Raise your hand if you like your bank! Like I thought, you don’t, if you’re like most people. But they’re a necessary evil, right?
Well, maybe, but there are some “new” banks that have been gaining in popularity in recent years. “New” is in paranthesis because these banks are actually like old, traditional banks. You know the kind of bank that holds your money, gives you a loan, and cares about society.
Today, on From Sweden, we’re joined by Kristoffer Lüthi ,the deputy managing director of the sustainable Swedish bank Ekobanken.
Sustainable banks are also called ethical banks or green banks. Ekobanken has been growing since the day it opened, and I wanted to talk to Kristoffer about what a sustainable bank offers customers that the mainstreams bank don’t.
“We need to make a profit, but not maximize it,” he said.
Sweden is recognized around the world for having the best maternity leave and paternity leave. But is it true?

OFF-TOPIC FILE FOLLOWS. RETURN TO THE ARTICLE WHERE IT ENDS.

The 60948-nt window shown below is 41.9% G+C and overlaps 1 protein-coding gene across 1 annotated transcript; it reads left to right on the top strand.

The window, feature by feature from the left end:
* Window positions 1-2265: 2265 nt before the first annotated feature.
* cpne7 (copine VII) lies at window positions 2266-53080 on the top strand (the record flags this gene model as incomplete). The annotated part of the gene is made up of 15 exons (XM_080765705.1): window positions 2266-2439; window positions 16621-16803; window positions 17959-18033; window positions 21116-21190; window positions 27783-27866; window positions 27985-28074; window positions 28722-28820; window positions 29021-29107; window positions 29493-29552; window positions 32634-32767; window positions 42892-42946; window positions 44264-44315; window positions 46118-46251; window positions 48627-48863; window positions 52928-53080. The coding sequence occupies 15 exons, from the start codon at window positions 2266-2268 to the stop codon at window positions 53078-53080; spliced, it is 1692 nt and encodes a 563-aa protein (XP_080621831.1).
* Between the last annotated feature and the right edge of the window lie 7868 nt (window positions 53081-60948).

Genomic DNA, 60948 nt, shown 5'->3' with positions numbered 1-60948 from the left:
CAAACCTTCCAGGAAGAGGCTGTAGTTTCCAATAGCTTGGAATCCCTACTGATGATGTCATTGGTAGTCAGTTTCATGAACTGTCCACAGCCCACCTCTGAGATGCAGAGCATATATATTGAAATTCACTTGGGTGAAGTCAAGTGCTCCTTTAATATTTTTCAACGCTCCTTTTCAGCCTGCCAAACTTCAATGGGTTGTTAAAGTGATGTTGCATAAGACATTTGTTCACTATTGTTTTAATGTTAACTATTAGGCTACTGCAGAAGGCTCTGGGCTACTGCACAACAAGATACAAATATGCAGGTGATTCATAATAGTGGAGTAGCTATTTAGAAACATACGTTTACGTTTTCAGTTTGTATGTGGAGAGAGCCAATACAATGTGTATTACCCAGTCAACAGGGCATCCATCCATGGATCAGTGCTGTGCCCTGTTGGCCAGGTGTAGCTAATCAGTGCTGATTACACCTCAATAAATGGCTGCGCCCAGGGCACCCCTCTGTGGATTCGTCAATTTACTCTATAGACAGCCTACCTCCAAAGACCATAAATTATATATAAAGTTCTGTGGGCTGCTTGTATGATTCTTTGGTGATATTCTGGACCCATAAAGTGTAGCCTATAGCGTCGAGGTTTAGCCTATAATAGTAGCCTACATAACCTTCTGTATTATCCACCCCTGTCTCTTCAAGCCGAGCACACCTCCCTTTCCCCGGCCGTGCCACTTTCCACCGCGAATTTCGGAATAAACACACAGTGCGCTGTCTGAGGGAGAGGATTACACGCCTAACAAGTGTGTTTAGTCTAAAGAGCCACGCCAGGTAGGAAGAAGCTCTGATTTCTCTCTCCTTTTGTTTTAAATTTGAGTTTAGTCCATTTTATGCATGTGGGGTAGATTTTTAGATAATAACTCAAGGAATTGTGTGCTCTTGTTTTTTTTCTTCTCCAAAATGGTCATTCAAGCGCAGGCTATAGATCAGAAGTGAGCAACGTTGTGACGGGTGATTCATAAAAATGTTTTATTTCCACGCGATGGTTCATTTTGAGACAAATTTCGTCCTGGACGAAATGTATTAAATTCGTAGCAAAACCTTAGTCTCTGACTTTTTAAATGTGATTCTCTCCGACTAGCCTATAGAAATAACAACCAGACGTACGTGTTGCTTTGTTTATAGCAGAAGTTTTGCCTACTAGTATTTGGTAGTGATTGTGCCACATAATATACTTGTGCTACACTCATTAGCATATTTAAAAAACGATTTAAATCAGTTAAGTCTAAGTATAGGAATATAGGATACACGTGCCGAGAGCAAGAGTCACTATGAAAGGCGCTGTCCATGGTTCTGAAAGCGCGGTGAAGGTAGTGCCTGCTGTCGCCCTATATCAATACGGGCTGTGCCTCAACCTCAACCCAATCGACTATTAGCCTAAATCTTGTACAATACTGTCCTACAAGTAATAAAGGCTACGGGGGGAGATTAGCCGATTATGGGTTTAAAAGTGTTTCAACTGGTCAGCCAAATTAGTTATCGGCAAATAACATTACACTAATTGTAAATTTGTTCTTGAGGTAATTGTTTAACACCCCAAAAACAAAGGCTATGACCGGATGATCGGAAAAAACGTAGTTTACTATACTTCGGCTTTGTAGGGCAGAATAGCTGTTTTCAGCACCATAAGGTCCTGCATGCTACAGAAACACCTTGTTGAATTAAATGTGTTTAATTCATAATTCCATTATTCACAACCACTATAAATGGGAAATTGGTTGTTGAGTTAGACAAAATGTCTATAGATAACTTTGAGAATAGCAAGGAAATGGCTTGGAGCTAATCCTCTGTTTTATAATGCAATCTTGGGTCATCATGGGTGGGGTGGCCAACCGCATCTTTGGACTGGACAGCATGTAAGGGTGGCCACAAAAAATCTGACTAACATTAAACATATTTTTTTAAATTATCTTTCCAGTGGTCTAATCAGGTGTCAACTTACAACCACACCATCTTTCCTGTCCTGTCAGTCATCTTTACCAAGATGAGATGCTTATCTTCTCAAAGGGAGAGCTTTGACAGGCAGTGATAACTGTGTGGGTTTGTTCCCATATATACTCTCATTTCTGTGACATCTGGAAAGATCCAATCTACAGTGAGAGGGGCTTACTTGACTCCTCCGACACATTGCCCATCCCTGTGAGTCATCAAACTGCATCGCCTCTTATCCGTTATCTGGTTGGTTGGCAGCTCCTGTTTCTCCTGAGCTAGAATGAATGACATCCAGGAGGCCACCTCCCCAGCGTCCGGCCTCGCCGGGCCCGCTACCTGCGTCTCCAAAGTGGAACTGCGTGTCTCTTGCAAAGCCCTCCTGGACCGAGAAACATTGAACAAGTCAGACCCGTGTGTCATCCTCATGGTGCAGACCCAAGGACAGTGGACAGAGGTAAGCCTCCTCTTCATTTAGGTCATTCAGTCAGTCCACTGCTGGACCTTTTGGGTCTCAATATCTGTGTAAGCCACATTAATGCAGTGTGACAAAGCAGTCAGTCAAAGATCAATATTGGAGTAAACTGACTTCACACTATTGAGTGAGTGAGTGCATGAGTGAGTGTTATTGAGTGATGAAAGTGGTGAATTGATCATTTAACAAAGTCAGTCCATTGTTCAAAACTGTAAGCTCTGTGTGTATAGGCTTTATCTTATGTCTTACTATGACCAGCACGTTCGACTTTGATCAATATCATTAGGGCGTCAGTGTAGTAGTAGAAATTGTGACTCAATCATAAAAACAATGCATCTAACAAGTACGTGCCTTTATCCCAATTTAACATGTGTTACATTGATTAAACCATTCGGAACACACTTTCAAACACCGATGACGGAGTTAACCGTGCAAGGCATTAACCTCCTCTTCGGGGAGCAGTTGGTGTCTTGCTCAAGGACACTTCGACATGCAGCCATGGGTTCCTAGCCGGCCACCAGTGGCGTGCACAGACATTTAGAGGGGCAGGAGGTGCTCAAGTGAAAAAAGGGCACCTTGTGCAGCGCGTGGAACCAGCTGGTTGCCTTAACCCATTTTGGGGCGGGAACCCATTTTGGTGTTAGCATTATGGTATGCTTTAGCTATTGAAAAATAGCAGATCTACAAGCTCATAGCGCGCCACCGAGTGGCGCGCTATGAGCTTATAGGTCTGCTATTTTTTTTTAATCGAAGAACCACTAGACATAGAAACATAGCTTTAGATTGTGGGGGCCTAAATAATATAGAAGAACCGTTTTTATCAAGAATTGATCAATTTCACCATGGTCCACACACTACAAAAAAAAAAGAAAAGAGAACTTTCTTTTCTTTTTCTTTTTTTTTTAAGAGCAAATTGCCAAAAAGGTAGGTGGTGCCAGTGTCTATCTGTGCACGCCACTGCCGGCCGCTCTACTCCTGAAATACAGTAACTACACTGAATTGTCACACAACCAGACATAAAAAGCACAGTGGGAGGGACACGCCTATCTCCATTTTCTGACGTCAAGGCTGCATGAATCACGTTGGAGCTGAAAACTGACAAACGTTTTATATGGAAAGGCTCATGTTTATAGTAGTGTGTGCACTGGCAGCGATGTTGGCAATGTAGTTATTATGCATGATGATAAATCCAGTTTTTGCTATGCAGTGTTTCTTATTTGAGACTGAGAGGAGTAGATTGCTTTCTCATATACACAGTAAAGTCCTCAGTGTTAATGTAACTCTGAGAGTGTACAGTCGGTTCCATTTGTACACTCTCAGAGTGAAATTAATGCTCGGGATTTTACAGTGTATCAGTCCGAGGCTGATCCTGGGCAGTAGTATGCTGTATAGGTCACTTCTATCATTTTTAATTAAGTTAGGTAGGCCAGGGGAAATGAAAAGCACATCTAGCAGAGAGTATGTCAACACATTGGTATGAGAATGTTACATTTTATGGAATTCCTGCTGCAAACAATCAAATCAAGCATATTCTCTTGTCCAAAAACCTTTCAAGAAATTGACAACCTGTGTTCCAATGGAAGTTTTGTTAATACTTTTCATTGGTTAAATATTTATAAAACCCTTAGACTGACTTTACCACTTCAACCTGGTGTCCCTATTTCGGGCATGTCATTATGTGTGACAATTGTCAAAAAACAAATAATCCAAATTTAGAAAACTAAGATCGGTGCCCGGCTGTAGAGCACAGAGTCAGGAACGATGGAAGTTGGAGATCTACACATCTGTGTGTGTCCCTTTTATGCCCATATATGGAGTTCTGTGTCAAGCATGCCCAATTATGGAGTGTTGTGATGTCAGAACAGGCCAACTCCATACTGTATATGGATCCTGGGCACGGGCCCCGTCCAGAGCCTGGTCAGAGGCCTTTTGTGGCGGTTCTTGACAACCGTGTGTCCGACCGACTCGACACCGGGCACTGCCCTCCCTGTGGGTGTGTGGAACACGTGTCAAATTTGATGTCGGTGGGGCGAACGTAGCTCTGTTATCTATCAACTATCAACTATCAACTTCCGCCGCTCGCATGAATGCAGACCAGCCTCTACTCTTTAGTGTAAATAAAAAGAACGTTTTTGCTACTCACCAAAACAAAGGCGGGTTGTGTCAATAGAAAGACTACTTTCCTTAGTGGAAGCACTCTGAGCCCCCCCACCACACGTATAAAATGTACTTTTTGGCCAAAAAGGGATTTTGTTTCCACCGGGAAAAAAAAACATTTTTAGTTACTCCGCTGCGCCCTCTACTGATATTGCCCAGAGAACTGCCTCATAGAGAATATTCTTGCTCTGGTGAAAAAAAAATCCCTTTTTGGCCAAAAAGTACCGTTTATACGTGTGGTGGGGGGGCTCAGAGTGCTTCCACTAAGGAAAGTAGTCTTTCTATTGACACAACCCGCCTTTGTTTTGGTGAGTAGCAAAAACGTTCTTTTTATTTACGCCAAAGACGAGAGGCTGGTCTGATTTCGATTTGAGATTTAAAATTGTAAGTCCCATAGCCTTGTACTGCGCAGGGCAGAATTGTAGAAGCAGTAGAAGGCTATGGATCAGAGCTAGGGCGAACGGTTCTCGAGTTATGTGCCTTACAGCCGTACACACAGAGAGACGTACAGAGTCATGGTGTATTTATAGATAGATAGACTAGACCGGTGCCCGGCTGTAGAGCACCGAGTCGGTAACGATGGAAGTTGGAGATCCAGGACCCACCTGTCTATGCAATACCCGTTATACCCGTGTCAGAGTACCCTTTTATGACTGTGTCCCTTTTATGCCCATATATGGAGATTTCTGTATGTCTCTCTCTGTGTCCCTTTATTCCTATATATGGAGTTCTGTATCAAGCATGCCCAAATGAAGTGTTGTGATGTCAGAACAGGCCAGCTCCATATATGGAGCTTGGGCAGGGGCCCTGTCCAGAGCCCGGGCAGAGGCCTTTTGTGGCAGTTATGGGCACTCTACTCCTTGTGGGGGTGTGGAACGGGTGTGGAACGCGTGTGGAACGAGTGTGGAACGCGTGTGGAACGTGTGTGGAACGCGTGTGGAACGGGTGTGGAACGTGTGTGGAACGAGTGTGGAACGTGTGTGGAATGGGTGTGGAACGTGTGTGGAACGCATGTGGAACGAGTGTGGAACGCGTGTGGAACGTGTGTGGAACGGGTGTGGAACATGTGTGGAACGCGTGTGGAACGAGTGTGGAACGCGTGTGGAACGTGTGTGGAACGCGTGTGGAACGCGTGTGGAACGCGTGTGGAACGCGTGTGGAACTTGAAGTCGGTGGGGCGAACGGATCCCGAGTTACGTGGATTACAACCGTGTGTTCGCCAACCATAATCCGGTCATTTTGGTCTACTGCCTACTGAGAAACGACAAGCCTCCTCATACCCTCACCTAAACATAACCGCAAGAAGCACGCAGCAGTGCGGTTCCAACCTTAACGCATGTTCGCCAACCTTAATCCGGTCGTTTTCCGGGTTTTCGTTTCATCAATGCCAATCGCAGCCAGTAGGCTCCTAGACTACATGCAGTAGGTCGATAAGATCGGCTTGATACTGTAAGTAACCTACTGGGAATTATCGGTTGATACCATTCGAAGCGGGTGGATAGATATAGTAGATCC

Does Sweden’s maternity leave and paternity leave policies work for everyone? Aren’t there any downsides to the system?
Often when I tell American friends and family about the amount of paternity leave I took with my kids they wonder how the system works. How do businesses afford having mothers away on maternity leave in Sweden for so long? Don’t they lose money? Who pays for it?
My wife and I have enjoyed Sweden’s generous maternity leave and paternity leave. I’m totally biased on this question. I believe the amount of money the society “loses” paying for maternity leave and paternity leave comes back tenfold later in life. While it’s hard to find evidence for it, I think Sweden’s generous parental leave policies bring parents and children closer together. I think in the long run it probably saves society all sorts of money.
I know the United States sticks out in the Western World for having the worst maternity leave and paternity leave. As far as I understand, it practically doesn’t even exist. I think that’s ridiculous. But it feels like things are beginning to change there.
In this episode 3, I sat down with Ann-Zofie Duvander. She is an Associate professor of Sociology and Demography at Stockholm University. Her research interests include family policy as well as the family and work-connection. She is an expert on maternity leave and paternity leave policies in Sweden, with a special focus on leave taken by fathers.